Fork me on GitHub

Is there a more idiomatic way to call all functions in a sequence and return their values than (map #(%) seq-of-fn)? Something like (map call seq-of-fn) would look a bit nicer. Just an example, I know call doesn't exist.


@vinai you may consider ((apply juxt seq-of-fn))


I wouldn't describe your solution as unidiomatic though, choose what's most tasteful to you


hi all...


Suppose I have: {"foo" "val1", "bar" "val2"} and I would like to turn it into {:foo "val1" :bar "val2"}, so essentially mapping a map to another map where the target map uses symbols instead of strings for keys...


i found out about the keyword function


i guess i'll need that for sure


it's the iteration part that eludes me


one approach here can be to extract keys and vals, keyword all the keys and zipmap back with vals


or u can use reduce to do with only pass


thank you, pcbalodi


(map (fn[k](keyword "myns" k) ) (keys input)) is a start


also, checkout reduce-kv


@hans378 How familiar are you with the functional style of programming?



(zipmap (map (fn[k](keyword "myns" k) ) (keys input)) (vals input))
{:myns/foo "val1", :myns/bar "val2"}  


If you’re used to OOP/imperative-style, I’d recommend trying out the reduce-kv approach pcbalodi mentioned.


@manutter51 i want to get away from that style 🙂


Though zipmap is pretty cool too 🙂


@manutter51 i'm one of those java guys that wants something different


i guess the clojure community is full of them


I’m certainly one


me too 😄


The other day at work, I was building something that required adding on to a co-worker’s code, and I looked at his code and thought “I have no idea what this code is doing.” Then I thought, “Wait a minute, this is Clojure. I can figure it out.” And sure enough, just stepping through it I could see exactly what it was doing, and then the intent became more obvious.


Not an experience I was used to having in Java. (PHP was worse though.)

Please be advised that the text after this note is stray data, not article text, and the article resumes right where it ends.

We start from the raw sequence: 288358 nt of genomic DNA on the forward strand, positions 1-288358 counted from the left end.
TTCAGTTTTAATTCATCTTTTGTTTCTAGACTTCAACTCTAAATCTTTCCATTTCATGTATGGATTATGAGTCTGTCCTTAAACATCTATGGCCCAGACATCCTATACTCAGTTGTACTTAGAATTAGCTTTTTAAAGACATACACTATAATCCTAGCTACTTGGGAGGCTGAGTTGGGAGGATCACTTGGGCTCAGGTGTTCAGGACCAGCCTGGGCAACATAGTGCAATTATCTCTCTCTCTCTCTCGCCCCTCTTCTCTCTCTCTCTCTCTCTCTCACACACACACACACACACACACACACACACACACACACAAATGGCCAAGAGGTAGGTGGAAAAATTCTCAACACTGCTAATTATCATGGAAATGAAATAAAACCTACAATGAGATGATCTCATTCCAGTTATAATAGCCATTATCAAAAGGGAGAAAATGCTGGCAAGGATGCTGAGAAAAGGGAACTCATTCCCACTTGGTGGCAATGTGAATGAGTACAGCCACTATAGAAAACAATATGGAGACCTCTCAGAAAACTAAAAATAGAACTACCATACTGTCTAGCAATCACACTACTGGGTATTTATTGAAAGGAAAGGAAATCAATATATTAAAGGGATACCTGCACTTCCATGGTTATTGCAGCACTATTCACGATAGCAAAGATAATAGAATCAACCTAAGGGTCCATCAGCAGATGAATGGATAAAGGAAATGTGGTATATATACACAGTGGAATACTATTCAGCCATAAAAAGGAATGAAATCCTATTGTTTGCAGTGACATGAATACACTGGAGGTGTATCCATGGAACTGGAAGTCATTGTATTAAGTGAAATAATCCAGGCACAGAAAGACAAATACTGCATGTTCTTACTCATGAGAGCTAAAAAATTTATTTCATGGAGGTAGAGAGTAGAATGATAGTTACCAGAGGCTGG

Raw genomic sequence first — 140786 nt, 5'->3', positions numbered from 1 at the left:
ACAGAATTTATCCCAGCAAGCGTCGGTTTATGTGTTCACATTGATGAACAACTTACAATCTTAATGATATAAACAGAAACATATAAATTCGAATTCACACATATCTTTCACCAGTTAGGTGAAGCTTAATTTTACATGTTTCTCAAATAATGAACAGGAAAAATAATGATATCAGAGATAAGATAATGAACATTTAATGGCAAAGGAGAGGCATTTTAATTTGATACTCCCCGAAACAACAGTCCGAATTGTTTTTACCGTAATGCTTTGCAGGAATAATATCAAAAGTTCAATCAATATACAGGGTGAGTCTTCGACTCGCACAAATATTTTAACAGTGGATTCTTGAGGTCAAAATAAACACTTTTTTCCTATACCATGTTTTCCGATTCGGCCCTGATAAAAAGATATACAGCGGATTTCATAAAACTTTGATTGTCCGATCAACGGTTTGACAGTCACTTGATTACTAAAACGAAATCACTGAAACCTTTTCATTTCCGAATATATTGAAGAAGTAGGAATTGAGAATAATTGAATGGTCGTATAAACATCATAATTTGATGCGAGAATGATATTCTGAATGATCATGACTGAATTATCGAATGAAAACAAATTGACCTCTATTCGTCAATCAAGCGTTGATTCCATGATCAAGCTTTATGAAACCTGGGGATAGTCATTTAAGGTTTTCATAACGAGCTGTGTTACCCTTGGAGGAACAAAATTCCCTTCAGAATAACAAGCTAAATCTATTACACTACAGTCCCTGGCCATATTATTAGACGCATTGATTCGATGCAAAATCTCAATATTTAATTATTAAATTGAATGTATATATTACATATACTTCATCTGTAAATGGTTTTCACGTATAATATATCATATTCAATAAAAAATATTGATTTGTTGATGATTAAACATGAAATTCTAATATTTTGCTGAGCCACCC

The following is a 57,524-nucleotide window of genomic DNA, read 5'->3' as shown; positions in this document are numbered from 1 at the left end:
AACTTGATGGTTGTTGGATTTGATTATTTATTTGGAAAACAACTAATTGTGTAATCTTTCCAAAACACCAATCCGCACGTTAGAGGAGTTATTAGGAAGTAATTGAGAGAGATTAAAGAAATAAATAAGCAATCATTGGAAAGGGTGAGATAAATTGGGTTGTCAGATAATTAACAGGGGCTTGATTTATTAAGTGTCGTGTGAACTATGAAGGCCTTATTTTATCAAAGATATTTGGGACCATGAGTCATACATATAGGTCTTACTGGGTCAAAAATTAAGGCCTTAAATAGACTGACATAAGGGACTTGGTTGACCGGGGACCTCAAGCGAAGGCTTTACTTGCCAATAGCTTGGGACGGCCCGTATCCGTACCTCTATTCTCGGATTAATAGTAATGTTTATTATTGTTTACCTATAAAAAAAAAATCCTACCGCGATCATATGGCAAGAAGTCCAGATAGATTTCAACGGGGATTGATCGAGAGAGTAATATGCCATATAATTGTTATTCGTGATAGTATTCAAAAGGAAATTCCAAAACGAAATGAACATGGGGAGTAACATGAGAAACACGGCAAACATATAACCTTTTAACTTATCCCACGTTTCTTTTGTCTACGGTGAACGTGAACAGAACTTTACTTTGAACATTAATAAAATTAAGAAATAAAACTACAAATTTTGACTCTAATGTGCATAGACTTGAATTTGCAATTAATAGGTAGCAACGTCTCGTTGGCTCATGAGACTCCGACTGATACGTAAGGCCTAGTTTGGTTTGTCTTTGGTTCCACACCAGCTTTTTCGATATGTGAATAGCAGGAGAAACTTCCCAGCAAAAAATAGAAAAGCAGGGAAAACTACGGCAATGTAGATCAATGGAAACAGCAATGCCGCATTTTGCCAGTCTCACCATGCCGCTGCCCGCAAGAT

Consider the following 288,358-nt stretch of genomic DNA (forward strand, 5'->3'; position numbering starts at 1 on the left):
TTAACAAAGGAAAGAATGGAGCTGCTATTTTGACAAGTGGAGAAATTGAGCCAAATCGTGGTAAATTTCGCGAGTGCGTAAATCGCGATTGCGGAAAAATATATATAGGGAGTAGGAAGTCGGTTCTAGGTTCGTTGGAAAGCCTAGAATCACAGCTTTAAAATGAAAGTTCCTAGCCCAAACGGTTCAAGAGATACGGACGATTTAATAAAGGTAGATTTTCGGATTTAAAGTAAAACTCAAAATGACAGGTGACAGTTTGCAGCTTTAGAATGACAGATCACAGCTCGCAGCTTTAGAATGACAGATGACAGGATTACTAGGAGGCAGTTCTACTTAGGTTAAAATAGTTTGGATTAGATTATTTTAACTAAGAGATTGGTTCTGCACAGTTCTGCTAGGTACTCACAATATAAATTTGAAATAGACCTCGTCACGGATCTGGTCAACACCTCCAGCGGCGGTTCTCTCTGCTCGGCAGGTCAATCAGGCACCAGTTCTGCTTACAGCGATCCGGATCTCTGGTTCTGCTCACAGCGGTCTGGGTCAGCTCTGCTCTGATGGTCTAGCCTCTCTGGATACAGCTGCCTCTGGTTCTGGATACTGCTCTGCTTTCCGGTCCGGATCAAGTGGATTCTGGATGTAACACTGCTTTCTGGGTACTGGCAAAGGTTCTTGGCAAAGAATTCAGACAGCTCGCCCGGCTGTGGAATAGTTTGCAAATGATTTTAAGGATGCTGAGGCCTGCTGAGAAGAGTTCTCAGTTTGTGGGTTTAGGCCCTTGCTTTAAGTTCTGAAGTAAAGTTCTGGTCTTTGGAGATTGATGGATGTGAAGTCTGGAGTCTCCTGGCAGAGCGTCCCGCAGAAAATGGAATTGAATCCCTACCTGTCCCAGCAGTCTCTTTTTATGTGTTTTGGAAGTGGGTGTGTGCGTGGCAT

lots of that is down to the quality of the programmer, of course 🙂


i mean, the one originally writing the code


I once had to take over maintenance of some Perl code written by a guy who had just become Catholic. He named his subroutines after Catholic saints. I kid you not.


if somebody does java and uses a functional-style of programming that improves readabilty a lot... still java requires a lot of ceremony


I think Clojure is one of the better languages if you want to read code, I feel comfortable in checking out any open source lib and reading the code.


Hi @amit5881, you need zipmap to go from (:first :second :third) and ("9" "2" "5") to {:first "9" :second "2" :third "5"}. To answer your full question, you need to map that zipmap over your inputs, like this: (map zipmap (repeat '(:first :second :third)) '(("9" "2" "5") ("1" "2" "3"))). (The repeat is needed since you want to zipmap the same (:first :second :third) with both of your lists.)


@manutter51 that is almost as crazy as naming your function-results after http status codes


but that's a whole different conversation 🙂


What's the idiomatic way to take a map and to produce another map with a given subset of the keys (each key having the same value as in the original map)?


Three HTML tag names conflict with clj/cljs names: map, meta, and time. My new HTML library (ironically named Tag) wants to provide macros for all tag names.


I get warnings

`WARNING: meta already refers to: #'clojure.core/meta in namespace: tiltontec.tag.gen, being replaced by: #'tiltontec.tag.gen/meta
` when I compile.


OK, just warning, but looking ahead I will be shadowing (worst of all) map.


As long as your usages are namespaced, you should be ok with using them elsewhere, and refer-clojure will let you silence those warnings.


I had the same conflict with the keyword :type (which sneaks in as an attribute for input tags, inter alia) but there I could ns qualify with ::type and (I think!) avoid warnings or shadowing.


Yes, thx, I know about refer-clojure, but with something as ubiquitous as map I would not want to lose that. Lemme read up on refer-clojure. Thx


OK, so refer-clojure muffles the warning and then I just have to code clojure.core/map where I want to use that. Then my users only have a problem if they want to code those tags?

Alex Miller (Clojure team)16:12:41